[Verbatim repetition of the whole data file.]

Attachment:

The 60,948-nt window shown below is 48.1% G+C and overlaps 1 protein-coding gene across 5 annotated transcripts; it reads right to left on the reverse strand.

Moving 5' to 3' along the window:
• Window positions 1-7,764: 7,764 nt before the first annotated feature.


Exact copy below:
The 60,948-nt window shown below is 48.1% G+C and overlaps 1 protein-coding gene across 5 annotated transcripts; it reads right to left on the reverse strand.

Moving 5' to 3' along the window:
• Window positions 1-7,764: 7,764 nt before the first annotated feature.